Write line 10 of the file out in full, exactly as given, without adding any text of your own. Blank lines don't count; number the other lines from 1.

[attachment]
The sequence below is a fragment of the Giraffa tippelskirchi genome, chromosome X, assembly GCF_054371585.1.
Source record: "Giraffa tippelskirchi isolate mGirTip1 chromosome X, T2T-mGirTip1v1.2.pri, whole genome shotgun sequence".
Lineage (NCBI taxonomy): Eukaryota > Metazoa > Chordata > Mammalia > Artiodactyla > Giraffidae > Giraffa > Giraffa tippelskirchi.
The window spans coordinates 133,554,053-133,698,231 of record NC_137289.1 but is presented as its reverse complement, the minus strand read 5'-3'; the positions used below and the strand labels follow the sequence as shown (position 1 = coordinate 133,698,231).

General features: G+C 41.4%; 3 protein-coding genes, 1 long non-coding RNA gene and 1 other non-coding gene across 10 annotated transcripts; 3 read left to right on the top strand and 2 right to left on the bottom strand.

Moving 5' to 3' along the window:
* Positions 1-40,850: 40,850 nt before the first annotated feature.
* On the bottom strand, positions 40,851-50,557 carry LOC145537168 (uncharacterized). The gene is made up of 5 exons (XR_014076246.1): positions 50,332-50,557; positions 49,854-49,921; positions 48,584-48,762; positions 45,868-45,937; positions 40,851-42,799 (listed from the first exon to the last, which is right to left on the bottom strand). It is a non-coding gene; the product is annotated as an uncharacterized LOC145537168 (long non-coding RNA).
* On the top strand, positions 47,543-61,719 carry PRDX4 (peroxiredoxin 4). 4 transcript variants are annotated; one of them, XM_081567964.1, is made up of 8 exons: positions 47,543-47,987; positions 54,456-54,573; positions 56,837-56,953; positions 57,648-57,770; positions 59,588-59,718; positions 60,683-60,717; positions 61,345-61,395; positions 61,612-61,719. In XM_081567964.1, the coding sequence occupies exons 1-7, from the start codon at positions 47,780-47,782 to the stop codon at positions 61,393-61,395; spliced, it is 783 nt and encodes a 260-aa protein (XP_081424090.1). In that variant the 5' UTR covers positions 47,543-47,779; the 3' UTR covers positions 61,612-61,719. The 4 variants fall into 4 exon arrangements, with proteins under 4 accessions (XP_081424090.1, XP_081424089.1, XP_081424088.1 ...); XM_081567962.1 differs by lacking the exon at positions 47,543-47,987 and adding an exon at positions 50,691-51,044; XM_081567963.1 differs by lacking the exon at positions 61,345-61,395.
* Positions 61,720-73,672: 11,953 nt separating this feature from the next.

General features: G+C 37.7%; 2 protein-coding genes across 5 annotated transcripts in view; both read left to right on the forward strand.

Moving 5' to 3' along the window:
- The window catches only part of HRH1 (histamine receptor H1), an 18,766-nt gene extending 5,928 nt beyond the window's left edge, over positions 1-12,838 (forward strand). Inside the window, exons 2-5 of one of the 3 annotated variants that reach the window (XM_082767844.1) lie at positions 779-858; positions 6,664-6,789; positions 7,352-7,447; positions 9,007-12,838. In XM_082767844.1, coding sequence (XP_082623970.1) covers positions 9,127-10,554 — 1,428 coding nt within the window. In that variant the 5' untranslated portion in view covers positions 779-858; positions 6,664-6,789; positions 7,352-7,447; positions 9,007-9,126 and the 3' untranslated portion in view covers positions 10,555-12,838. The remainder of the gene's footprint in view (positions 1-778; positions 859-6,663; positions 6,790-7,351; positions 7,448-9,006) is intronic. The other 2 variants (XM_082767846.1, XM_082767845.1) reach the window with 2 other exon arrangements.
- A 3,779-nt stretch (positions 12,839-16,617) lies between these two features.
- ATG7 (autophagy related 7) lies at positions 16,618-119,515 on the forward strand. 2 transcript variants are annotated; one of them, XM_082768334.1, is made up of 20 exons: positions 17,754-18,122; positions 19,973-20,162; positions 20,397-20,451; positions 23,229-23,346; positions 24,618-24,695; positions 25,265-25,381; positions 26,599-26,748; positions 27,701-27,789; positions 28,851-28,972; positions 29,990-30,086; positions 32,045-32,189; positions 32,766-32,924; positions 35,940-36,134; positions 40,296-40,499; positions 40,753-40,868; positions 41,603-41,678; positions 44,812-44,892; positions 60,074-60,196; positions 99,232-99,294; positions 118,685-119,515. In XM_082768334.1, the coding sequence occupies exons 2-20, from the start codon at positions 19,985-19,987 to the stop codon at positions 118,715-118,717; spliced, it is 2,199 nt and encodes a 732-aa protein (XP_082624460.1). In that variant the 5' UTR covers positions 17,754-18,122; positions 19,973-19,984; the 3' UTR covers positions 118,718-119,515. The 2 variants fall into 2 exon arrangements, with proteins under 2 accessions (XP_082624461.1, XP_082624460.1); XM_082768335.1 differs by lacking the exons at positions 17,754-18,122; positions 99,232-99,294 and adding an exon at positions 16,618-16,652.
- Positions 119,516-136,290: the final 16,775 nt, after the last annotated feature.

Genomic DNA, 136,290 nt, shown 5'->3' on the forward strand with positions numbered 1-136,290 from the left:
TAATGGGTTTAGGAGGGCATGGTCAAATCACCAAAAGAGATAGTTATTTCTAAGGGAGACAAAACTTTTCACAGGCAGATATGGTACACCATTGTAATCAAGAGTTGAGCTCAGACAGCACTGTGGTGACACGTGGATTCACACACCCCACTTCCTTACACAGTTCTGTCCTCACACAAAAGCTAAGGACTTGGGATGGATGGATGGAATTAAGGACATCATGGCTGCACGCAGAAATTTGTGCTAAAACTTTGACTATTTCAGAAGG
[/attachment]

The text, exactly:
* Positions 61,720-73,672: 11,953 nt separating this feature from the next.